The subscription model is a booming field. In recent years, this market has grown by more than 100% a year, increasing from $57 million in sales in 2011 to $2.6 billion in 2016. This is from a recent article in Stanford Business Journal that also predicts that, “Everything you purchase — from transportation to entertainment to groceries — will soon come with a monthly plan.”

Sure, the costs are nominal; but, this discussion is not about being able to afford the service or not. I’m sure most people reading this could sign up for 10 or more of these monthly services and still be ok financially. I say JustSayNo because once you get sucked in, it’s hard to get out. Gym membership anyone? 🏋🏽‍♀️🏋🏽‍♀️🏋🏽‍♀️

Do you remember that infomercial from back in the day about a popular cooking device that had the popular slogan, “Set it and Forget It.” That’s EXACTLY how I think about subscriptions. Often times we sign up for products/services and either use it VERY SPARINGLY or completely forget about it altogether!

When it comes to expenses, they can of course be need vs want; but, the actual payments themselves can also be PUSH vs PULL. When expenses are PUSHED, you consciously send your money somewhere for something you decide you want. For example, I saw Michelle Obama on the Today Show and decided I would like to read her new book, Becoming. As are result of that conscious decision, I purchased her book. Under this scenario, I have just given my money to someone for a product I chose.  Conversely, when expenses are PULLED you unconsciously send money to someone for something you may or may not want to experience/enjoy or chose. Sure, the monthly charge appears small (i.e. $9.99/month for Spotify); but, the real question is are you using the service and getting value from it or do you keep it around as a nice-to-have or because of a “just-in-case” philosophy.  As in, just in case there’s a new movie, book or album I want to partake in this month…

For needs (rent/mortgage, long term disability insurance, student loans, car insurance), I’m completely ok with the PULL technique – it saves me time and energy on things I know I have to pay anyway; however, when it comes to wants (entertainment, luxuries) I prefer to PUSH at intervals I consciously choose.

Didn’t there used to be a time when people wanted to decide where their money went and for what? Now, we’re ok letting complete strangers decide for us?? 🤔 Are they smarter or more in tune with our actual needs, wants and desires than we are? A popular finance blog, MoneyCrashers lists the cons of popular product-based subscription boxes this way:

  • Overbuying – While a subscription box usually costs less than buying all the items in it separately, there’s a good chance you wouldn’t buy all those items if they didn’t come in your box.
  • Unclear value – You get a different assortment of products every month, and you don’t even know what they’re going to be.
  • Problems With Returns – Sometimes companies won’t return/exchange items you don’t use. Most often people just don’t bother.
  • Difficulty of Quitting – As long as the fee is low enough to make it seem like a good deal, it won’t seem worthwhile to cancel the service.

There is a such thing as a subscription hoarder. According to GQ magazine, people spend more than twice as much on subscriptions as they think they do. The average initial estimate was $79.74 per month. The actual average was a whopping $237.33 per month. When companies uncouple your payment from your enjoyment of their product, it’s easy to forget you ever paid.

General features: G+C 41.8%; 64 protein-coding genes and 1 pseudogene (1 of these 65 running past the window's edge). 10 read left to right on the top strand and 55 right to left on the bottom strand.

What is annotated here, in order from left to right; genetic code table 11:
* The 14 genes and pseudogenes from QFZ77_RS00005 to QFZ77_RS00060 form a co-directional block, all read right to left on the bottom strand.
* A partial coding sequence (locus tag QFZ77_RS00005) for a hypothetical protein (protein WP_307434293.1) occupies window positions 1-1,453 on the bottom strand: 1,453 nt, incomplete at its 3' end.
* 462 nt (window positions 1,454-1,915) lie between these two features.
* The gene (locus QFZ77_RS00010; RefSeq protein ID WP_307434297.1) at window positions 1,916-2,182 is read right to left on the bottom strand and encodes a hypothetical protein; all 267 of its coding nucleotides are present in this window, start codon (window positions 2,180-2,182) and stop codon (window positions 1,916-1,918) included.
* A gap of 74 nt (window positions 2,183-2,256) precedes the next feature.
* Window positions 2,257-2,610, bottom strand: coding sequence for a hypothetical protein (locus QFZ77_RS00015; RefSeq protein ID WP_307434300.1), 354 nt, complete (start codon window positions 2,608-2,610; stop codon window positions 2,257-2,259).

I currently have one monthly subscription- Netflix – and that’s because we actually use it. On everything else, I consciously choose to pass. Don’t get me wrong, all subscriptions are not bad; however, the adulting tip of the day in this RWA series is that when it comes to subscriptions, choose wisely!!!

What are you paying for every month?

PayPal me

How do you transfer money to family and friends? If you’re lucky (and smart) you wouldn’t engage in those type of activities. My mom always says, “Don’t loan and don’t borrow.” #agree! But, in some cases you don’t have a choice. Maybe someone buys a concert ticket for you so you can sit together or maybe you pay someone to watch your child.

brialysPayPal just launched a new way to pay called and you can claim your site name (i.e. NOW by visiting this link. The service works similarly to Square Cash, which we’ve discussed before. You get a personal link people can use to pay you money. The downside? You will have to log in to your PayPal account and manually transfer the funds to your desired account and this transfer could take 2-3 days, depending on your bank. As a Chase customer, the reason I prefer Square Cash is that there is no “delay”, at least in seeing the + or – activity in my account – it shows up immediately. But this could vary depending on your bank. Also, both parties are required to have a PayPal account. #fail IMHO Square Cash is still much better.


square-cashTHE best way to send/receive money to/from friends, for free on iOS and Android, is Square Cash! No account is required to receive money – you can send using a cell phone number or email address and all the recipient has to do is enter their debit card number and click one button. The transaction will appear in your account right away – no waiting! Also Square Cash will give you and each person you invite $5 for free, which is automatically added to your bank account when you make your first transfer (account required). This service is MUCH easier than PayPal and FASTER! Check out the video below.